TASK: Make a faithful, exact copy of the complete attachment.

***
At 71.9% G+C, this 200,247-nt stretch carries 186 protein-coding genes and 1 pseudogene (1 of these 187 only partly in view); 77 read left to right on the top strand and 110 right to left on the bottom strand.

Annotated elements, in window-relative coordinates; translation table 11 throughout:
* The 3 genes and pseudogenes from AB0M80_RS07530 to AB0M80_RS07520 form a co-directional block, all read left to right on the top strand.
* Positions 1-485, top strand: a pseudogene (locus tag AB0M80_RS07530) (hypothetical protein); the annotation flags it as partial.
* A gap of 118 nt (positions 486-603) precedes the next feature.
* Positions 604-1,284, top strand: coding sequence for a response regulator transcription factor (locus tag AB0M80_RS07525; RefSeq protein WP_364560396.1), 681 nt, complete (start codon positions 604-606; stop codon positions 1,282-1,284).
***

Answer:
At 71.9% G+C, this 200,247-nt stretch carries 186 protein-coding genes and 1 pseudogene (1 of these 187 only partly in view); 77 read left to right on the top strand and 110 right to left on the bottom strand.

Annotated elements, in window-relative coordinates; translation table 11 throughout:
* The 3 genes and pseudogenes from AB0M80_RS07530 to AB0M80_RS07520 form a co-directional block, all read left to right on the top strand.
* Positions 1-485, top strand: a pseudogene (locus tag AB0M80_RS07530) (hypothetical protein); the annotation flags it as partial.
* A gap of 118 nt (positions 486-603) precedes the next feature.
* Positions 604-1,284, top strand: coding sequence for a response regulator transcription factor (locus tag AB0M80_RS07525; RefSeq protein WP_364560396.1), 681 nt, complete (start codon positions 604-606; stop codon positions 1,282-1,284).